In the summer of 1916, Woodrow Wilson signed into law the “National Park Service Organic Act” and, with the stroke of a pen, the National Park Service (NPS) was born. In the century since, national parks have become the backbone of American conservation and recreation. Now, with its centennial on the horizon, the NPS has the opportunity to use this milestone as a chance to move forward by looking back.
“With the Centennial Campaign, we are really trying to reach to create and connect with the next generation of park visitors, supporters, and advocates,” Ranger Michael Liang, a seven-year-veteran of the NPS, says. The Detroit-native works as a visual information specialist for the NPS. “Essentially I get to help inspire people to care about the national parks through visual media. I went to art school, and I like to use publications, photography, video, and social media to help connect visitors to the national parks.”
His latest project is the Centennial Campaign, which heralds the National Park Service’s 100th anniversary on August 25, 2016. “We recognize that sometimes, some people who we want to come to the National Park Service don't necessarily see themselves represented in our marketing and our media," Liang, who is gay, says. “I'm personally very conscious of that, making sure that we have people of color, people of different backgrounds, LGBT people represented in our photographs on our websites and our publications. We try to help welcome all to our national parks, because it's a federally funded agency and everyone deserves to have a national park that resonates with them.”
On the eve of its 100th birthday, the organization is discovering ways to make the country’s national parks a better reflection of the United States's makeup, including gay, lesbian and transgender citizens. Since the NPS not only preserves America’s natural beauty, it also protects its history, it announced an LGBT-themed study in 2014 as part of its LGBT Heritage Initiative with the aim to include important queer sites into the National Park Service's Register of Historic Places.
“This is the first step to having a National Park Service that is dedicated to telling the stories of our community, of the LGBT community,” Liang explains. “The National Park Service is officially thought of as being an agency that protects our most special physical places — the Grand Canyon, Yellowstone, Yosemite — but the National Park Service also preserves our cultural heritage.”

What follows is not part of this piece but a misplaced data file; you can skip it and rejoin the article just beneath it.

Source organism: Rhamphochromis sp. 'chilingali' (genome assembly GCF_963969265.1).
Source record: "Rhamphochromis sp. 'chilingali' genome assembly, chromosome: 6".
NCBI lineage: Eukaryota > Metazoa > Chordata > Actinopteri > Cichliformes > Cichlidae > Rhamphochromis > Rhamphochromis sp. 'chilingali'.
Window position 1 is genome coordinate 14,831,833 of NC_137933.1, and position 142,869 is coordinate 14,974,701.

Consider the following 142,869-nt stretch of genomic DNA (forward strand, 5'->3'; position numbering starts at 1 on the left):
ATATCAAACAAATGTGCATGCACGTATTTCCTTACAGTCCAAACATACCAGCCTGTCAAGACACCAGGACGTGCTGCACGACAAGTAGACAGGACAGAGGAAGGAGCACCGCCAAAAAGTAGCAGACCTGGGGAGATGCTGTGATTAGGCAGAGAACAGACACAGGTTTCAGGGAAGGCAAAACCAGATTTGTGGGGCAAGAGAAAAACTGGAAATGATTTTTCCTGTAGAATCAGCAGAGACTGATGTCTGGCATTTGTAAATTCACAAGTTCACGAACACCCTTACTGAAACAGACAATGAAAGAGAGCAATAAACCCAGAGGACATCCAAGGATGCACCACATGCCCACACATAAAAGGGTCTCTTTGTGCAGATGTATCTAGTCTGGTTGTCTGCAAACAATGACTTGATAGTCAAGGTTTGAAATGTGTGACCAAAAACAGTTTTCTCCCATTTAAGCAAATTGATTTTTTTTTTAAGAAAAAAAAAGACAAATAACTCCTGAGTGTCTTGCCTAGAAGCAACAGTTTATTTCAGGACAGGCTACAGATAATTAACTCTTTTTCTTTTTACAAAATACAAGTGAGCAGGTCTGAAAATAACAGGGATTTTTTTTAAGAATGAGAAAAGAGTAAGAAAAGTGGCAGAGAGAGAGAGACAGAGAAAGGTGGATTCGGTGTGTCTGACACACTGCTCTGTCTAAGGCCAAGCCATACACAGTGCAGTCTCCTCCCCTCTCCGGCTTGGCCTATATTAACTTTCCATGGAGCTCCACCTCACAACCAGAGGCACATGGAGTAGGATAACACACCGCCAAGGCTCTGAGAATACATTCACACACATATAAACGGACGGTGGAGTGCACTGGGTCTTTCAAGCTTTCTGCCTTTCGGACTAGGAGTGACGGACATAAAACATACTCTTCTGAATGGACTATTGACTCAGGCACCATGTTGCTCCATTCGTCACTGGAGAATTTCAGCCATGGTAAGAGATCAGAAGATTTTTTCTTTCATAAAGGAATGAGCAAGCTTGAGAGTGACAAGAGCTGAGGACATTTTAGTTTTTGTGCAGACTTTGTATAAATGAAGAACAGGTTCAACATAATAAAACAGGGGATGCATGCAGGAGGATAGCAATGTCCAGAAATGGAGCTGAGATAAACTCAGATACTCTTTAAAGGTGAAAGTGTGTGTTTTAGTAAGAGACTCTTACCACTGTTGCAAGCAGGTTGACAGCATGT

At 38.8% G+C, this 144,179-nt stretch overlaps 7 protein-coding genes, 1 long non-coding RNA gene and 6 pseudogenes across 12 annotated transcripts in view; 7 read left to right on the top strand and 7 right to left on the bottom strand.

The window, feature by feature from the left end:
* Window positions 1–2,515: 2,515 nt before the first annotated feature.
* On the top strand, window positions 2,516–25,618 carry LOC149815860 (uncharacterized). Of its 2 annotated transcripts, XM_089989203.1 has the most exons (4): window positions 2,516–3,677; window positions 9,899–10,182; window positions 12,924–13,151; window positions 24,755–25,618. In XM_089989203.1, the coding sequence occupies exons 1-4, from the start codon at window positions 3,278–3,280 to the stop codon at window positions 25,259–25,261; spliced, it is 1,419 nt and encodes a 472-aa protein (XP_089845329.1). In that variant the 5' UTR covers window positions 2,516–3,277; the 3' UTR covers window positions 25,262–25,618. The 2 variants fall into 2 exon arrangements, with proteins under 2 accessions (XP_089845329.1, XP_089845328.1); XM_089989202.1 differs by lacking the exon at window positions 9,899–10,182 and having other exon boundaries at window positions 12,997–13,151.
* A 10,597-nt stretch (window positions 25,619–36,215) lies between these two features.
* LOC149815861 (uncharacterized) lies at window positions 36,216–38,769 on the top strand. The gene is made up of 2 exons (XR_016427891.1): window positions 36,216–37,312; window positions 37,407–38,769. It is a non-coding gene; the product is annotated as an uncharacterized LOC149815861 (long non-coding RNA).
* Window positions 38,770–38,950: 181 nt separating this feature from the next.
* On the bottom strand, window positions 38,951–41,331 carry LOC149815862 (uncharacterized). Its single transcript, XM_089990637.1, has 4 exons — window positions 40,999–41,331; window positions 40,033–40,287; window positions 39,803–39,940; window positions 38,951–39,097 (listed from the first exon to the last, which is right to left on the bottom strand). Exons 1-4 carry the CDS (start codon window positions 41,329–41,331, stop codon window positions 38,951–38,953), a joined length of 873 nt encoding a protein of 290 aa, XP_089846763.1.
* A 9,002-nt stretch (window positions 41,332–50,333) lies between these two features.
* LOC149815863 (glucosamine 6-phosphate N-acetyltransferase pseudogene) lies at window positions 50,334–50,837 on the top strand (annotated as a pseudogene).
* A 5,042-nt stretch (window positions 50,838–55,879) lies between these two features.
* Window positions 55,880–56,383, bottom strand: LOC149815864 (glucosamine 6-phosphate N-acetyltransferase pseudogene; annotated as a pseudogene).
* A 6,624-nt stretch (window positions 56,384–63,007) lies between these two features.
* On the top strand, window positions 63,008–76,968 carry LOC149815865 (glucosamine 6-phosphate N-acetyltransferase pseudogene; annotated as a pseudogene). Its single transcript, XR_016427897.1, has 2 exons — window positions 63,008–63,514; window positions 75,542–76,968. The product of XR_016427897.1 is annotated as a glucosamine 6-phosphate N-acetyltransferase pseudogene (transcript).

Inspiring people to find a park that resonates with them is also one of the Find Your Park campaign’s main focus, which invites people to share photos and park stories on social media (just use #FindYourPark). Plus, earlier this year, the White House aided the Park Service in this aim when it announced that, starting in September, every fourth-grader in the nation would receive an “Every Kid in a Park” pass, which is good for free admission to "all of America’s federal lands and waters" for a full year.
“There's this magic age before becoming a teenager, where kids are still impressionable and have that curiosity about the outdoors,” says Liang about the program. “We're very excited to see what that generation can become 10 to 15 years later.”
It was around that age when Liang also became enamored with the outdoors and this country’s national parks. His uncle was a park ranger, and he invited Liang to come visit him at his park and participate in an environmental day camp when he was in elementary school. "Everyday we got to go outside, working with the scientists, getting muddy, catching turtles," he explains. "It was much later that I realized that what was fun and childlike play was also part of what people can get paid for when working for the park service.” After a college internship at the NPS through the Student Conservation Association, Liang snagged a gig working at the North Cascades Nation Park in the Pacific Northwest, which he describes as “love at first sight.”
As more sites are being added to the National Register of Historic Places, the NPS is also trying engage with the LGBT community through queer-targeted programs. “In the near term, we are seeing more public programming, particularly during Pride Month, where National Park sites will give interpretive programs and educational programs, specifically about LGBT stories. One of my favorites has happened in Independence National Historical Park in Philadelphia. They had pre-Stonewall protests that happened right in front of Independence Hall, and so the park rangers give programs telling that story.”
Visit the Find Your Park campaign website for more information.